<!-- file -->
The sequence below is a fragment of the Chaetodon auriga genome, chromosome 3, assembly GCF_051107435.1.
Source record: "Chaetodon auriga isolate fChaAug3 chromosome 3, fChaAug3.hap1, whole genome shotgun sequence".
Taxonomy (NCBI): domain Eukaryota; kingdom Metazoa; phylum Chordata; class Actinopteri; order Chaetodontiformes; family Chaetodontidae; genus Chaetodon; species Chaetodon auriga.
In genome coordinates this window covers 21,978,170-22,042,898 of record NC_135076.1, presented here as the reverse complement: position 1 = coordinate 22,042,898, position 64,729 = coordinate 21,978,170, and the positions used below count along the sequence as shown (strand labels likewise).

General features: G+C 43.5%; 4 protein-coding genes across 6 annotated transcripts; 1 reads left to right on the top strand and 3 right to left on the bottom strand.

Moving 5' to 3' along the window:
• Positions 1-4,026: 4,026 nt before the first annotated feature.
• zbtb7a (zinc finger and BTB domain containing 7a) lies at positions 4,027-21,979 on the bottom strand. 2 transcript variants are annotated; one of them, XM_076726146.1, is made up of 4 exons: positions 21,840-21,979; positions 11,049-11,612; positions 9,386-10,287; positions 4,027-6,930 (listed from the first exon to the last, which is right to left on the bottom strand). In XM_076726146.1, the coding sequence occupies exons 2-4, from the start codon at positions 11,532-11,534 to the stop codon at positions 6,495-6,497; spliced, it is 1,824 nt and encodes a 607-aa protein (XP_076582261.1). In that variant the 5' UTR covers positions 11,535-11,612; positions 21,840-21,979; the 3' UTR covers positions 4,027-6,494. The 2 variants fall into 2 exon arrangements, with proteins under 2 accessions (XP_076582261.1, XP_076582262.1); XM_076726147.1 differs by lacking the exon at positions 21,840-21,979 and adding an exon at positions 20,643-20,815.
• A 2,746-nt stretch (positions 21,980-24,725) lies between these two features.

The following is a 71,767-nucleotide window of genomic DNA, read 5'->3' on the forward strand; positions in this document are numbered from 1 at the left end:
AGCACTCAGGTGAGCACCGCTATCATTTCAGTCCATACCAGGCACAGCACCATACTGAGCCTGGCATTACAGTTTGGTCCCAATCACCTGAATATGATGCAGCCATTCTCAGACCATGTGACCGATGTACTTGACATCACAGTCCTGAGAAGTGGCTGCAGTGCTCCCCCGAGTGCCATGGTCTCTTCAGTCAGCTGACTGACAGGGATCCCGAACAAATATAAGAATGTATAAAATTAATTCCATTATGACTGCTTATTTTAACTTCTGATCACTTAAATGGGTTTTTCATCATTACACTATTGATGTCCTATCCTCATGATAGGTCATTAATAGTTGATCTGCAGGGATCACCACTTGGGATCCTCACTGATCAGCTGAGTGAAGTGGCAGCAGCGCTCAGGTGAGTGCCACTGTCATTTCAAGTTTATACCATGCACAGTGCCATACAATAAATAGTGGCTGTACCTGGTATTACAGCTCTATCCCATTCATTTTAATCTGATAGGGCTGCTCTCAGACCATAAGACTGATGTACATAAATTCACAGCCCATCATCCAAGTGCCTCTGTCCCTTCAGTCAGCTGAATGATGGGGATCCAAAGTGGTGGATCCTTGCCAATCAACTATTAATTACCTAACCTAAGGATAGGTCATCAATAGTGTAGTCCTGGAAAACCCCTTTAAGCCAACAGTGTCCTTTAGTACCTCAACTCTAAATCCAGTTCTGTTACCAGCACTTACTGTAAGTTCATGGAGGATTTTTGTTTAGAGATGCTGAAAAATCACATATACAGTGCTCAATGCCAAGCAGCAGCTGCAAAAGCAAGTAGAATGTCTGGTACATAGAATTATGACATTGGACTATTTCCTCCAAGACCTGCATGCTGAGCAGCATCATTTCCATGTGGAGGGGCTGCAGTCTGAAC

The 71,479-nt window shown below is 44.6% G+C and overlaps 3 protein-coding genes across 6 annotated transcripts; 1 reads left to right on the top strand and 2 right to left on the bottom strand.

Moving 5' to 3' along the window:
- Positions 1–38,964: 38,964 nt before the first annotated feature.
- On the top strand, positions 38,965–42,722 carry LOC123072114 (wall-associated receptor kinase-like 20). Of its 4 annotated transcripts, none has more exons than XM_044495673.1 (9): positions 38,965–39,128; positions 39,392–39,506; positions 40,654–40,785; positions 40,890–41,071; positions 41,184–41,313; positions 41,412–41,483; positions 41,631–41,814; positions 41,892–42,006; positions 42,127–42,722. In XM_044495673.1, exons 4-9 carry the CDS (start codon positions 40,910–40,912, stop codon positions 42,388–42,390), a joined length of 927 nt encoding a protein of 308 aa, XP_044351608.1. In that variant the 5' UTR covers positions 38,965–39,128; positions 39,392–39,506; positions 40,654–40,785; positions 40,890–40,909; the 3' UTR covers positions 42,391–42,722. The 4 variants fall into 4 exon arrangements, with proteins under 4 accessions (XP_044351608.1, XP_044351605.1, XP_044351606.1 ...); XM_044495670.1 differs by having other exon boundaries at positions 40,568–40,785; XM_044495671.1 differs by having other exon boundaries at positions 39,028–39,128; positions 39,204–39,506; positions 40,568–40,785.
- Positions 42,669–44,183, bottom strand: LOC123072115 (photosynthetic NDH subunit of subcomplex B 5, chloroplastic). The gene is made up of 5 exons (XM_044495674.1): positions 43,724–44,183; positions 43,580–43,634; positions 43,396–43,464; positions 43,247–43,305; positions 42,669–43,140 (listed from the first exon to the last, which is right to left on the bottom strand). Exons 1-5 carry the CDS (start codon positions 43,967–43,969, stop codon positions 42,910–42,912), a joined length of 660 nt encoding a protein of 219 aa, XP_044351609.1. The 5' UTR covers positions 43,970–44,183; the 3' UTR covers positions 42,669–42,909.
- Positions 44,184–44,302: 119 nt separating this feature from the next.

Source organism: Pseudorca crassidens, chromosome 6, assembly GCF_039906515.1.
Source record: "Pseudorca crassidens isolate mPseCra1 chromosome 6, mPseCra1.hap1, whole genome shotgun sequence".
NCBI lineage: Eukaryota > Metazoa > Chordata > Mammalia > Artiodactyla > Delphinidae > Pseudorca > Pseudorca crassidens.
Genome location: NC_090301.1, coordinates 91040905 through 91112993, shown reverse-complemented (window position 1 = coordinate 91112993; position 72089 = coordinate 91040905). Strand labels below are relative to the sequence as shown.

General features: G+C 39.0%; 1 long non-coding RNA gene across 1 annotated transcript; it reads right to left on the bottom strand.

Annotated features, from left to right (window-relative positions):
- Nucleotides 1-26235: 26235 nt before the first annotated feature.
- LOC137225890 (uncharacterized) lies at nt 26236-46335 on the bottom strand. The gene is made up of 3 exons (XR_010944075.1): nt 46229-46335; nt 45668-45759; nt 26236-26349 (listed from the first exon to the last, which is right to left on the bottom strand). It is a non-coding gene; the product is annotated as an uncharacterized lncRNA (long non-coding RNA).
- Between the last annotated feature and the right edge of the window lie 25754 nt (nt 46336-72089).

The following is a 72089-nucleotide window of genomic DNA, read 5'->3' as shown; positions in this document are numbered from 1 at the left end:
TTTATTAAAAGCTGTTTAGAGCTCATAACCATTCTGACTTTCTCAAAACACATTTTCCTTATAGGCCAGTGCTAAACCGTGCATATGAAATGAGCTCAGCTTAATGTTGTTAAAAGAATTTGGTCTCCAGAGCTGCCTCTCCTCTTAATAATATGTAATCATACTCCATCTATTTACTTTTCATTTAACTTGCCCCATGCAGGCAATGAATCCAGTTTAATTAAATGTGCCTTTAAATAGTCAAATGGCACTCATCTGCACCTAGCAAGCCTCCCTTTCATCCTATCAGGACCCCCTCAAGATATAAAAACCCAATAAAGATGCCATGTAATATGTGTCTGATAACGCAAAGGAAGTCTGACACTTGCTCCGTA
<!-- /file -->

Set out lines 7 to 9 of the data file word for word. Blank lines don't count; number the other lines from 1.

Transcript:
• Positions 1-4,026: 4,026 nt before the first annotated feature.
• zbtb7a (zinc finger and BTB domain containing 7a) lies at positions 4,027-21,979 on the bottom strand. 2 transcript variants are annotated; one of them, XM_076726146.1, is made up of 4 exons: positions 21,840-21,979; positions 11,049-11,612; positions 9,386-10,287; positions 4,027-6,930 (listed from the first exon to the last, which is right to left on the bottom strand). In XM_076726146.1, the coding sequence occupies exons 2-4, from the start codon at positions 11,532-11,534 to the stop codon at positions 6,495-6,497; spliced, it is 1,824 nt and encodes a 607-aa protein (XP_076582261.1). In that variant the 5' UTR covers positions 11,535-11,612; positions 21,840-21,979; the 3' UTR covers positions 4,027-6,494. The 2 variants fall into 2 exon arrangements, with proteins under 2 accessions (XP_076582261.1, XP_076582262.1); XM_076726147.1 differs by lacking the exon at positions 21,840-21,979 and adding an exon at positions 20,643-20,815.
• A 2,746-nt stretch (positions 21,980-24,725) lies between these two features.